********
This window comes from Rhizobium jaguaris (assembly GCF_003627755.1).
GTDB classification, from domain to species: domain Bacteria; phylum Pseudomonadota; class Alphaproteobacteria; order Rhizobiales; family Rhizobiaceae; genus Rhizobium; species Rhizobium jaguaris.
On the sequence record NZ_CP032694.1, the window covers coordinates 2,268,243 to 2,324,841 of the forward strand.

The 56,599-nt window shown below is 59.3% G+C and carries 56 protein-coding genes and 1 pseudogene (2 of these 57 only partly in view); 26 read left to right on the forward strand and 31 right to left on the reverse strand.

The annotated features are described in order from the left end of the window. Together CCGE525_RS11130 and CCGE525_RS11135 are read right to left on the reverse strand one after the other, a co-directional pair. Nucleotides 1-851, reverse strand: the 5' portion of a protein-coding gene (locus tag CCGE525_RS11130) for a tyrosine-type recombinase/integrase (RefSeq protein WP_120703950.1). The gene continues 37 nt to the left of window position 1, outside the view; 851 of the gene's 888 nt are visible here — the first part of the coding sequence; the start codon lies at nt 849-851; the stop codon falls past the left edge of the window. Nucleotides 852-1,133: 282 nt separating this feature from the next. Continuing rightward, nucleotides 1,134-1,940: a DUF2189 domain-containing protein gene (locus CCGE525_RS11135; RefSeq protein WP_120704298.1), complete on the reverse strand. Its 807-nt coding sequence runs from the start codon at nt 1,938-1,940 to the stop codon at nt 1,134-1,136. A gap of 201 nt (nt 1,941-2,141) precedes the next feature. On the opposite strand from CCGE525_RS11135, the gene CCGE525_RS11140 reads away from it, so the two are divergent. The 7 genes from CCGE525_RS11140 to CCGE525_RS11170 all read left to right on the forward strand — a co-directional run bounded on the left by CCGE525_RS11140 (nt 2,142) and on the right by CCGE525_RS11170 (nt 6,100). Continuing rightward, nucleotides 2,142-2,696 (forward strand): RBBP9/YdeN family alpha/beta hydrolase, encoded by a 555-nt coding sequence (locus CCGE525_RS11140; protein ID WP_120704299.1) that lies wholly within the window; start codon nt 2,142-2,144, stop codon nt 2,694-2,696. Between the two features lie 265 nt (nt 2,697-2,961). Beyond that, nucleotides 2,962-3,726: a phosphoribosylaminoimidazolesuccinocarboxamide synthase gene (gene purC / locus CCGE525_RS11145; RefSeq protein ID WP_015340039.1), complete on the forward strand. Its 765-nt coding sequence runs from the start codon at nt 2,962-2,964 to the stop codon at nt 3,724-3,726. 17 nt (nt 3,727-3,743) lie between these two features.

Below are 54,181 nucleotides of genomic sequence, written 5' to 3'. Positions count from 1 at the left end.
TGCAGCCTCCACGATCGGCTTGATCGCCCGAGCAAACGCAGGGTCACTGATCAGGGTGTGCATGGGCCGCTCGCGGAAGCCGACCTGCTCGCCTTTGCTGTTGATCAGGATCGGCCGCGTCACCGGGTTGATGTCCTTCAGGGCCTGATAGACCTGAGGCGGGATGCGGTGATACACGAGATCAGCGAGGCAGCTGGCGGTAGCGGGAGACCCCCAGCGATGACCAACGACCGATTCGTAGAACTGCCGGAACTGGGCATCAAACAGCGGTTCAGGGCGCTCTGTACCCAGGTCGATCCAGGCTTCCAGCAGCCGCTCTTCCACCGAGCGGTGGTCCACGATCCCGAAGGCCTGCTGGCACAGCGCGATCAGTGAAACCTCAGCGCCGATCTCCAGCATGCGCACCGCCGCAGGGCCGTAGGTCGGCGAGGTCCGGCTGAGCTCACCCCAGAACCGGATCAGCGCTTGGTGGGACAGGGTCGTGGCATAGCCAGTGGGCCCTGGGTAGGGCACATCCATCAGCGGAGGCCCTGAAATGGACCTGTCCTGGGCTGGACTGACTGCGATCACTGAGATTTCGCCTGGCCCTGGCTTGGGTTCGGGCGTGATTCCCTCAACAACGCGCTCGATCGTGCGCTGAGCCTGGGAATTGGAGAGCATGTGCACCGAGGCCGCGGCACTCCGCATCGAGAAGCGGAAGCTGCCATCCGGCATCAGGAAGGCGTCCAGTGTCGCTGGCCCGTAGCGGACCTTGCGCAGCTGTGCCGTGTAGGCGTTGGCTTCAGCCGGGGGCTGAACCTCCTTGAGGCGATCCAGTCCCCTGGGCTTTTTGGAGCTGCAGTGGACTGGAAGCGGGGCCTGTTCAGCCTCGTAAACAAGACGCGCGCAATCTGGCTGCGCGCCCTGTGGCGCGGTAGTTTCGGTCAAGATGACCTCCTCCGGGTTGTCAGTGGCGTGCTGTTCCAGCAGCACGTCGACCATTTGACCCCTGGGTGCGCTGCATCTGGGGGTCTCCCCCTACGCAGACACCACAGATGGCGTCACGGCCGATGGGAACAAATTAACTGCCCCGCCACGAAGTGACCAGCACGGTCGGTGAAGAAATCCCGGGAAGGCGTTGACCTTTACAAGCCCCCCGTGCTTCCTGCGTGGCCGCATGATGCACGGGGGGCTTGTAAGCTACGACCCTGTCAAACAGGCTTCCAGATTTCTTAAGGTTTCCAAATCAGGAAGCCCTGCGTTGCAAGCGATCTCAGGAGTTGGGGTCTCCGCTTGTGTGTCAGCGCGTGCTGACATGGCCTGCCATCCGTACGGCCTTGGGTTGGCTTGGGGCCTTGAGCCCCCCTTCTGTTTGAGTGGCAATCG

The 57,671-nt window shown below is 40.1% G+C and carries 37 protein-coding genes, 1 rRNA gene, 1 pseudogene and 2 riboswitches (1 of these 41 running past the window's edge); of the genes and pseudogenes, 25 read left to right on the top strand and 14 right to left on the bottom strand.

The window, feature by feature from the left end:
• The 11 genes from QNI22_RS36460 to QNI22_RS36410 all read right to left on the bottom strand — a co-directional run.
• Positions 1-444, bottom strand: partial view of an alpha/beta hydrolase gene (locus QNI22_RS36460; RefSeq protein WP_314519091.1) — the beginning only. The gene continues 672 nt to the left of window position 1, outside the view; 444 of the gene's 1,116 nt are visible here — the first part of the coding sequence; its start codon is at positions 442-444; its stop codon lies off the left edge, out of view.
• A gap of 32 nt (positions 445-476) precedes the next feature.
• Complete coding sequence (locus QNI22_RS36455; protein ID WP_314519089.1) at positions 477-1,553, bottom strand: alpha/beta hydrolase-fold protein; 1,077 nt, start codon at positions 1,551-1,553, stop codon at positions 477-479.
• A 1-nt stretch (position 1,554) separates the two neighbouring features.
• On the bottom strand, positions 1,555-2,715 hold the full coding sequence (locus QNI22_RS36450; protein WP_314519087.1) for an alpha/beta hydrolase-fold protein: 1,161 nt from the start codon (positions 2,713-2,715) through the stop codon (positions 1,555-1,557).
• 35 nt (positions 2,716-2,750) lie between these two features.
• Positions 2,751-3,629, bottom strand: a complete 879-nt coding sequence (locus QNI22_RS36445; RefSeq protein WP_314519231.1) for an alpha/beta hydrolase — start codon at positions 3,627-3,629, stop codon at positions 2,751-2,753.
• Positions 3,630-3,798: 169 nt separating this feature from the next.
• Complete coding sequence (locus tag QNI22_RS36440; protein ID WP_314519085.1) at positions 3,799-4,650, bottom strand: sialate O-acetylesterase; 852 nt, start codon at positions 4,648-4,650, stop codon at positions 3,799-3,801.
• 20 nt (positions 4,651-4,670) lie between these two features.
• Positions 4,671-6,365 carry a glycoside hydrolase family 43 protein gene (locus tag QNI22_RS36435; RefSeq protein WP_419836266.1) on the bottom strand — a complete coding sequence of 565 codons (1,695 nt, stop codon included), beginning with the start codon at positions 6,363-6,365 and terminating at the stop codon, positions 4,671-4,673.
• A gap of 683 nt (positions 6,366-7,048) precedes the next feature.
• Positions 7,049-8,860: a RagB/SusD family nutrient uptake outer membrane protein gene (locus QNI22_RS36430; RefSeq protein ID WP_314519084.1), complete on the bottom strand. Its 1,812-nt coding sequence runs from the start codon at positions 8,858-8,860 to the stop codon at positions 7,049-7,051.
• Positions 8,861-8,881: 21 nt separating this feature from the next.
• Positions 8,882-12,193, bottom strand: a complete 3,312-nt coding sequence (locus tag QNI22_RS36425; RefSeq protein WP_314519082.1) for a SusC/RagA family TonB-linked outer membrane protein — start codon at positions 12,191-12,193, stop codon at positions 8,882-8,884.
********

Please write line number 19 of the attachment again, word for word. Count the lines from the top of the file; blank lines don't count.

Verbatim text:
• Complete coding sequence (locus tag QNI22_RS36440; protein ID WP_314519085.1) at positions 3,799-4,650, bottom strand: sialate O-acetylesterase; 852 nt, start codon at positions 4,648-4,650, stop codon at positions 3,799-3,801.